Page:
Budget 2021 notes, whereas US and Australian tax laws require reporting uncertain tax treatments (and the UK intends to implement its own law), there is no similar requirement under Canadian tax law. New rules are proposed in Budget 2021 that would bring Canada in line with those countries, and also with Canadian GAAP that currently requires all Canadian public companies, and those Canadian private companies that follow IFRS, to disclosure their uncertain tax positions on their consolidated financial statements.

The proposal to report uncertain tax treatments will apply to corporate taxpayers if each of the following conditions is met:

  • the corporation (whether public or private, resident or non-resident) is required to file a Canadian return of income for the taxation year; 
  • the corporation has at least $50 million in assets at the end of the financial year that coincides with the taxation year (or the last financial year that ends before the end of the taxation year). This would be determined using the carrying value of the assets on the corporation’s balance sheet at the end of the financial year in accordance with GAAP, and for banks and insurance companies using values as are accepted by the applicable regulatory authority;
  • the corporation, or a related corporation, has audited financial statements prepared in accordance with IFRS or other country-specific GAAP relevant for domestic public companies (e.g., US GAAP); and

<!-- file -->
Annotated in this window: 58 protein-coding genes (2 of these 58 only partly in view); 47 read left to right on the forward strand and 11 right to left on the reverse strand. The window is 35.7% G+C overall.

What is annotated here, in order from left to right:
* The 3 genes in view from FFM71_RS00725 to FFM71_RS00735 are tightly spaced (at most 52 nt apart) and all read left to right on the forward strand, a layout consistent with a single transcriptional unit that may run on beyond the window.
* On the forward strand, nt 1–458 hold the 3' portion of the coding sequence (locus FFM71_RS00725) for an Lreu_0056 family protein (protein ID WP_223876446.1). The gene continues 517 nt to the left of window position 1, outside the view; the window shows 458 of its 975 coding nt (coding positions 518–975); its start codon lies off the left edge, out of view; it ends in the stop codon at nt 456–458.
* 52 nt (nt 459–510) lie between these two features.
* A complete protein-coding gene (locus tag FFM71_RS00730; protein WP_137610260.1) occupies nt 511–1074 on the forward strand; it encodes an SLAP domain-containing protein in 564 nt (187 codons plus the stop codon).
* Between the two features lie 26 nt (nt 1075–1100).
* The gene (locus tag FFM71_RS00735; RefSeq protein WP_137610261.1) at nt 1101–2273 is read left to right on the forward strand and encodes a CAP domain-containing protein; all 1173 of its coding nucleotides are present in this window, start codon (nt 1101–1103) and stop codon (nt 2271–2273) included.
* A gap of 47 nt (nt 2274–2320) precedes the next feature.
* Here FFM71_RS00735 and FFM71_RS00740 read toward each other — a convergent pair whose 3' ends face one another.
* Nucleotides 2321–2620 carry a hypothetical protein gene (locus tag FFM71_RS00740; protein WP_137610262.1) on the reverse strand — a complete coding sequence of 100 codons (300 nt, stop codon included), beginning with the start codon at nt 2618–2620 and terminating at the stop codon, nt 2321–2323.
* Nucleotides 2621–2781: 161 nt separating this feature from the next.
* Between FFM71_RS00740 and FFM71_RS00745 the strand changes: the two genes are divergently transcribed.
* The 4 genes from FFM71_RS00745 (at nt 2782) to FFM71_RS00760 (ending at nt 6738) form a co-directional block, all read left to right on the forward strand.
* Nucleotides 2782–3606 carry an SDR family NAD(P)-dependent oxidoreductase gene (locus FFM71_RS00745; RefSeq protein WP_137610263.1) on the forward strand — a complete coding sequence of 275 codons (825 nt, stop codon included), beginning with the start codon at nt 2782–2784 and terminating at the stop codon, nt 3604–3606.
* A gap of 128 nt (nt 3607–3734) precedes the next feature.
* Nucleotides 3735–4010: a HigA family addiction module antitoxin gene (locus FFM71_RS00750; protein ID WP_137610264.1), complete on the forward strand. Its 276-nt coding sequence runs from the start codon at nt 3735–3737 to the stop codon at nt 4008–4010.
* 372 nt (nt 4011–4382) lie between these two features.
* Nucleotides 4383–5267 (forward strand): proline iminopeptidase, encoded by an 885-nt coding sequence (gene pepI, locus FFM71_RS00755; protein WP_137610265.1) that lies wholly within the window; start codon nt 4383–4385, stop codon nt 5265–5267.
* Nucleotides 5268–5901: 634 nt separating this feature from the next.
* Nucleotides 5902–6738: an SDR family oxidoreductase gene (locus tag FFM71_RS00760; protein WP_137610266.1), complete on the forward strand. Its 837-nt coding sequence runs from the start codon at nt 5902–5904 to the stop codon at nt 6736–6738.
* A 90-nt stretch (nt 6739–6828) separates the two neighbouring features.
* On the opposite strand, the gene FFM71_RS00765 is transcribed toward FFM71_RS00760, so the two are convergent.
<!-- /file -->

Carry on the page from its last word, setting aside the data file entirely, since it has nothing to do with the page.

• uncertainty in respect of the corporation’s Canadian income tax for the taxation year is reflected in those audited financial statements (i.e., the entity concluded it is not probable that the taxation authority will accept an uncertain tax treatment and thus, as described by the IFRS interpretations committee, it is probable that the entity will receive or pay amounts relating to the uncertain tax treatment).

For each reportable uncertain tax treatment, the corporation will be required to provide prescribed information, such as the quantum of taxes at issue, a concise description of the relevant facts, the tax treatment taken (including the relevant sections of the Tax Act) and whether the uncertainty relates to a permanent or temporary difference in tax. The uncertain tax treatments would be required to be reported at the same time that the reporting corporation’s Canadian income tax return is due.

These proposals do not indicate if they would apply to entities other than corporations (such as trusts and partnerships) which otherwise meet the above criteria. 

Reassessment Period and Penalties

Budget 2021 proposes that if a taxpayer fails to provide one of the mandatory disclosures noted above, the normal reassessment period for the relevant taxation year will not apply, and accordingly, the year would not become statute barred. Further, Budget 2021 also proposes that significant penalties would apply to taxpayers and promoters for each failure to report.

Avoidance of Tax Debts

The Tax Act contains a tax debt anti-avoidance rule that is intended to prevent taxpayers from avoiding tax liabilities by transferring their assets to non-arm's length persons for less than fair market value consideration. In certain circumstances, the tax debt anti-avoidance rule will make the transferee jointly and severally liable with the transferor for the tax debts of the transferor, to the extent of the value of the property transferred in excess of the consideration paid. Budget 2021 indicates that some taxpayers have engaged in complex transactions to circumvent the application of the tax debt anti-avoidance rule.